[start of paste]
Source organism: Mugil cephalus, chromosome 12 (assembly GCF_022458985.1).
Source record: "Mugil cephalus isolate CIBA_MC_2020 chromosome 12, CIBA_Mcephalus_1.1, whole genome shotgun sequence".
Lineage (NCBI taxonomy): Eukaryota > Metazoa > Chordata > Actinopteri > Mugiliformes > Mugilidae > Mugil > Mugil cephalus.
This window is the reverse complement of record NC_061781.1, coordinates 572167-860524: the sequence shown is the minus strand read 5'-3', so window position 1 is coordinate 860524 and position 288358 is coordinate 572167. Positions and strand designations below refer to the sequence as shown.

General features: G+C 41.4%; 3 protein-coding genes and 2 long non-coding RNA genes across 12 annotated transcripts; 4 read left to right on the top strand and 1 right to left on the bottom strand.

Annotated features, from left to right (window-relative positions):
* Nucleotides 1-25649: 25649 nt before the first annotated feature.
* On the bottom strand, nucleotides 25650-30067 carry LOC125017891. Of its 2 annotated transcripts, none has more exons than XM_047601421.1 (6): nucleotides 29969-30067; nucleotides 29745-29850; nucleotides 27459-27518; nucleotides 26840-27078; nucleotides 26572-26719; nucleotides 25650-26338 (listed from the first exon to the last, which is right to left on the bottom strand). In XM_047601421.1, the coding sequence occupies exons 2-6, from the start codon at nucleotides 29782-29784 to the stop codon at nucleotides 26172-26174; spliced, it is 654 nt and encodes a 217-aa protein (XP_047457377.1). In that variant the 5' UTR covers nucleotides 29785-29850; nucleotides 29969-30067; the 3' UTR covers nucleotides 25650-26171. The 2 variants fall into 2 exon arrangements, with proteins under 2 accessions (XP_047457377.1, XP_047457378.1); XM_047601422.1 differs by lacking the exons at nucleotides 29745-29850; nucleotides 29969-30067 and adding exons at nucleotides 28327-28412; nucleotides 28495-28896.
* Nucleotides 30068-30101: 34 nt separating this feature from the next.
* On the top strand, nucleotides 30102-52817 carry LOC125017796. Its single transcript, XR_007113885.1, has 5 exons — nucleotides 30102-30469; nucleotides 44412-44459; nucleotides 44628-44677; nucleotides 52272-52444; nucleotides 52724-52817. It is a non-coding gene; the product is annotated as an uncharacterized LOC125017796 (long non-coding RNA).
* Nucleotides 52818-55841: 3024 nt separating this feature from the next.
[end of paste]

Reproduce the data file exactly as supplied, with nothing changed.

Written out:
Source organism: Mugil cephalus, chromosome 12 (assembly GCF_022458985.1).
Source record: "Mugil cephalus isolate CIBA_MC_2020 chromosome 12, CIBA_Mcephalus_1.1, whole genome shotgun sequence".
Lineage (NCBI taxonomy): Eukaryota > Metazoa > Chordata > Actinopteri > Mugiliformes > Mugilidae > Mugil > Mugil cephalus.
This window is the reverse complement of record NC_061781.1, coordinates 572167-860524: the sequence shown is the minus strand read 5'-3', so window position 1 is coordinate 860524 and position 288358 is coordinate 572167. Positions and strand designations below refer to the sequence as shown.

General features: G+C 41.4%; 3 protein-coding genes and 2 long non-coding RNA genes across 12 annotated transcripts; 4 read left to right on the top strand and 1 right to left on the bottom strand.

Annotated features, from left to right (window-relative positions):
* Nucleotides 1-25649: 25649 nt before the first annotated feature.
* On the bottom strand, nucleotides 25650-30067 carry LOC125017891. Of its 2 annotated transcripts, none has more exons than XM_047601421.1 (6): nucleotides 29969-30067; nucleotides 29745-29850; nucleotides 27459-27518; nucleotides 26840-27078; nucleotides 26572-26719; nucleotides 25650-26338 (listed from the first exon to the last, which is right to left on the bottom strand). In XM_047601421.1, the coding sequence occupies exons 2-6, from the start codon at nucleotides 29782-29784 to the stop codon at nucleotides 26172-26174; spliced, it is 654 nt and encodes a 217-aa protein (XP_047457377.1). In that variant the 5' UTR covers nucleotides 29785-29850; nucleotides 29969-30067; the 3' UTR covers nucleotides 25650-26171. The 2 variants fall into 2 exon arrangements, with proteins under 2 accessions (XP_047457377.1, XP_047457378.1); XM_047601422.1 differs by lacking the exons at nucleotides 29745-29850; nucleotides 29969-30067 and adding exons at nucleotides 28327-28412; nucleotides 28495-28896.
* Nucleotides 30068-30101: 34 nt separating this feature from the next.
* On the top strand, nucleotides 30102-52817 carry LOC125017796. Its single transcript, XR_007113885.1, has 5 exons — nucleotides 30102-30469; nucleotides 44412-44459; nucleotides 44628-44677; nucleotides 52272-52444; nucleotides 52724-52817. It is a non-coding gene; the product is annotated as an uncharacterized LOC125017796 (long non-coding RNA).
* Nucleotides 52818-55841: 3024 nt separating this feature from the next.